Solo Trans (1984)
For all his greatness as a musician, Neil Young's attempts at dabbling within the medium of film tend to lean pretty heavily towards the half-assed and barely watchable. I wasn't sure what to expect from Solo Trans, although the screenshots on the back, focus on the loltastic Shocking Pinks era despite having a reference to Trans in the title, and the fact that it was only ever released on laserdisc had me pretty psyched for some of the cheesiest, most bizarre shit imaginable. Not to mention that Hal Ashby is credited as director, which is awesome for you since he also made Harold & Maude, one of your favorite motion pictures of all time back when you were a 16 year old girl.
Turns out it's much closer to being a traditional concert film than something more story driven like Human Highway. Only 60 minutes long, too. However, we are introduced to a number of WACKY characters along the way. There's a suit sportin' host/newscaster for the proceedings, whose commentary on such pressing issues as whether or not the Shocking Pinks will show up is shown on a large screen positioned on the stage. Then there's the Pinks' manager, who is interviewed by the host and acts like a pretty stereotypical italian mafia guy. The wives of Neil and Tim Drummond play two excited Shocking Pinks fans. Lots of poor acting to be found in these non music-oriented segments. Awesome!
However, the real draw here is the songs. Even with the barely amusing video segments that Neil was subjecting his audiences to, the musical content of a typical Neil Young show circa 1983 remains the most astounding aspect of such an event. Things start off pretty normal. A little too normal. Neil Young appears onstage to play some of his most obvious mainstream hits that the Dayton, Ohio audience gets a real kick out of. "Heart of Gold," "Old Man," "Helpless," "Ohio"... the glory days of CSN&Y and Harvest, before all that negativity set in. Acoustic guitar, harmonica, and three backing vocalists who I thought were some super butch ladies but are actually a group known as "The Redwood Boys" (WHO ARE RESPONSIBLE FOR THOSE GAYASS BACKING VOX ON THE EVERYBODY'S ROCKIN' LP!!!) doing the harmonies. All very familiar and inoffensive.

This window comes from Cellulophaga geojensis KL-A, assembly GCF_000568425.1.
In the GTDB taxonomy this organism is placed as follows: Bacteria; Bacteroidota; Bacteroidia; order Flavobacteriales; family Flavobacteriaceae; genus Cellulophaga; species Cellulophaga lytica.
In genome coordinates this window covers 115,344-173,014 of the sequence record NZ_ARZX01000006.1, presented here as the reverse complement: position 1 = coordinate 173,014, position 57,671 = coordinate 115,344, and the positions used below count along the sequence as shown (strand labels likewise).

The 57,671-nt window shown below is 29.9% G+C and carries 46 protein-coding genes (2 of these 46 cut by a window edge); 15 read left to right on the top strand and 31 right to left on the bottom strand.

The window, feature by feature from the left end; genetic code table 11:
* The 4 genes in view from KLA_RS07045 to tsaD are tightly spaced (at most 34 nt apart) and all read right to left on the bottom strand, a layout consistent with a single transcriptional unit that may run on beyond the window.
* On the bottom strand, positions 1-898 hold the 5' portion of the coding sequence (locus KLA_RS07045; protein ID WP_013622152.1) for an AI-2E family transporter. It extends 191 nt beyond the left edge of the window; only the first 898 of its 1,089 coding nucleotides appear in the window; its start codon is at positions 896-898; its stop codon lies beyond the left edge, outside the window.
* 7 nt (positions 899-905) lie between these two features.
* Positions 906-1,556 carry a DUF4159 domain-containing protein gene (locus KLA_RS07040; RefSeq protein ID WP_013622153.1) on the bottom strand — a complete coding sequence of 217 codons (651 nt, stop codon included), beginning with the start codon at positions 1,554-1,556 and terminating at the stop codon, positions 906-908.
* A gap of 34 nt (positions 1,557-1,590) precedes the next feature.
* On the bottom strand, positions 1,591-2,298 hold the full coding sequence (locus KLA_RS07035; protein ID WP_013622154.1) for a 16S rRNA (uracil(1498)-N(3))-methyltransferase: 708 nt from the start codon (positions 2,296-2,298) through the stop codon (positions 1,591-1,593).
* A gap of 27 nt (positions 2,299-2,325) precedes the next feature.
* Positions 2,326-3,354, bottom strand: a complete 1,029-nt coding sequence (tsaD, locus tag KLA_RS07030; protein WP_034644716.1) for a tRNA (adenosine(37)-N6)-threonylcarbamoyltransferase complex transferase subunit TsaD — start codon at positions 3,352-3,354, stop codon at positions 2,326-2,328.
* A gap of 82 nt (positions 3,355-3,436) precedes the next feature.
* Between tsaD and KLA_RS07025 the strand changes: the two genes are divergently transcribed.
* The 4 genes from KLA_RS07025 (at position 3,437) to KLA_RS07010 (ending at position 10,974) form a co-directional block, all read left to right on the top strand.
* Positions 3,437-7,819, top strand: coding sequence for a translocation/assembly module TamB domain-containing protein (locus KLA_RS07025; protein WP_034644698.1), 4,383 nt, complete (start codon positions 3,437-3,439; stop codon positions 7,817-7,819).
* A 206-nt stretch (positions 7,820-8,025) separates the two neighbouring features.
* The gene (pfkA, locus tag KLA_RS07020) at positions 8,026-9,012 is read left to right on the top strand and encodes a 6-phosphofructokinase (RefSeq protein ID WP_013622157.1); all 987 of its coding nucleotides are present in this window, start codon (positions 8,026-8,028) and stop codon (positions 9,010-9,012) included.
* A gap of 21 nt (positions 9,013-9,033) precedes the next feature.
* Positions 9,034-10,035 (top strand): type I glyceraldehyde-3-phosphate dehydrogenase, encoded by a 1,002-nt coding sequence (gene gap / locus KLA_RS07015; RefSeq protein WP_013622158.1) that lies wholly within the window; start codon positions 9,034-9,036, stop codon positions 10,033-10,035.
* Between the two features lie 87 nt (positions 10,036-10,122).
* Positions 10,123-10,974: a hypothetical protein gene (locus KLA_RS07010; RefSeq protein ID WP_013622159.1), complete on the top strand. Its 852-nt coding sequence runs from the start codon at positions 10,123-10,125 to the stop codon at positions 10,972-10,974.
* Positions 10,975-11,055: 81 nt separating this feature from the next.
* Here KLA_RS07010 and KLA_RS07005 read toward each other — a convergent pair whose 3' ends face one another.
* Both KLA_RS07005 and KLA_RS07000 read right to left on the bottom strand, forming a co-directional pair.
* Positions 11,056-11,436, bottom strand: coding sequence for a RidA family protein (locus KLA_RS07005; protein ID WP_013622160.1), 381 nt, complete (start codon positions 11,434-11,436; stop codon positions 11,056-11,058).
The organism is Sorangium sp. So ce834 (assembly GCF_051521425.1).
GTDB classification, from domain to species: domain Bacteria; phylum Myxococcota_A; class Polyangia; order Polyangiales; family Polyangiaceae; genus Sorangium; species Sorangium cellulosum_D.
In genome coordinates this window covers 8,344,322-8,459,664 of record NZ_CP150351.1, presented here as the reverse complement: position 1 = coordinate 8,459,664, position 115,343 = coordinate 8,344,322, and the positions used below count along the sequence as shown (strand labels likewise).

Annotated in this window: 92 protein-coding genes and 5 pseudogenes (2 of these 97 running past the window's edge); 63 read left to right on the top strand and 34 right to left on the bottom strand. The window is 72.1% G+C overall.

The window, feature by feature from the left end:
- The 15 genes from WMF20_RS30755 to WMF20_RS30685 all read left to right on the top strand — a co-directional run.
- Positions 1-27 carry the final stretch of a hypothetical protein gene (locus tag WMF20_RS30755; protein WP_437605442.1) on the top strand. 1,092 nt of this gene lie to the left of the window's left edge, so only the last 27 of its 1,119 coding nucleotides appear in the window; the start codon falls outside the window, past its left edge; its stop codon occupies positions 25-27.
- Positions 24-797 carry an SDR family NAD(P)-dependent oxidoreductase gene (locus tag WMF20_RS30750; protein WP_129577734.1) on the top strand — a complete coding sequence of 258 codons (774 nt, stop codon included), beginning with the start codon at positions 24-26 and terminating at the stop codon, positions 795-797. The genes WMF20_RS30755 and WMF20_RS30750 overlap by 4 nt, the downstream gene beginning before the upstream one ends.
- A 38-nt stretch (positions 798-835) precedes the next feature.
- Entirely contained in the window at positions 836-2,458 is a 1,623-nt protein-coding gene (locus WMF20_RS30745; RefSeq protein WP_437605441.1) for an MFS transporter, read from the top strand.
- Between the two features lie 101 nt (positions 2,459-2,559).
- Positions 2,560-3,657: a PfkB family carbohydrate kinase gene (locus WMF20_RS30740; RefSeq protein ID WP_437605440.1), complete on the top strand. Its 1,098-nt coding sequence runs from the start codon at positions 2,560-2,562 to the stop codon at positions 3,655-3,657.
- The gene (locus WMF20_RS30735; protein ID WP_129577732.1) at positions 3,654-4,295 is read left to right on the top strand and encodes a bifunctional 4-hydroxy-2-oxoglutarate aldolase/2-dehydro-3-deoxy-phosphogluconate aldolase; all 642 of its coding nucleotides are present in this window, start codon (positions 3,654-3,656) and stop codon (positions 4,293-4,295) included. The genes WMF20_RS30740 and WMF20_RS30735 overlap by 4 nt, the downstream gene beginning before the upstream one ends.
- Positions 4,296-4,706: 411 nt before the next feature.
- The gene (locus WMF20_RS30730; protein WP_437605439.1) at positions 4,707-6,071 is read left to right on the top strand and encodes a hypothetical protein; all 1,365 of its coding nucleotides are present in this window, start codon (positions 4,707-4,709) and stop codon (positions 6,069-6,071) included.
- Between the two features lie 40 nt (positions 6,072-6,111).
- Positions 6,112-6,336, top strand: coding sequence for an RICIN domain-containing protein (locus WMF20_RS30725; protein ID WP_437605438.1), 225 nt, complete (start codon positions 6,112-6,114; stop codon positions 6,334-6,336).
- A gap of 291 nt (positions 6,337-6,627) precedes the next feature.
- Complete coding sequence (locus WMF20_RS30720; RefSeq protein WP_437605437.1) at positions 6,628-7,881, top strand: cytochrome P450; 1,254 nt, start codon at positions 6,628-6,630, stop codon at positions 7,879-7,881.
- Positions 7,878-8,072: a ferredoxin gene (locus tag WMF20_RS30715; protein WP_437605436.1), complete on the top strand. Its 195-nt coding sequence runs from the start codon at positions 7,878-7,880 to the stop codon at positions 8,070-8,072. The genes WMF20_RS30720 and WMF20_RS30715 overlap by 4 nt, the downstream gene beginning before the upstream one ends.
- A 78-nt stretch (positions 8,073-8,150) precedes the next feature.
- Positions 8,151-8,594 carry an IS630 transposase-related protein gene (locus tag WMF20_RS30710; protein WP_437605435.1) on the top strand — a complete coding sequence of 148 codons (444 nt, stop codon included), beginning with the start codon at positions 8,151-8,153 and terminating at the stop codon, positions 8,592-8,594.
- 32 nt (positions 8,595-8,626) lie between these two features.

But not for long! "Don't Be Denied" is up next. It's not the deepest of deep cuts, but the crowd isn't quite as enthusiastic as they were for those first four hott traxx. The song chugs along in its excellent way for a couple minutes, but then suddenly during one of the post verse riff breaks, a forebodingly dark Synclavier chord and a sexy synth drum fill appear out of nowhere to give the song some extra pizzazz. It's glorious! They go away again during the verse, but come back again to do their thing a few more times. Afterwards, Neil's guitar tech Larry Craig is interviewed by the TV host fellow and explains just how the Synclavier works and states that Neil will be playing one during the second set of the night. But here are a few crazy things to keep in mind: 1) This wasn't actually the Solo Trans tour. 2) This was the Shocking Pinks tour. What the heck is he doing with a Synclavier? 3) The Solo Trans tour didn't even include very many songs from Trans, anyway.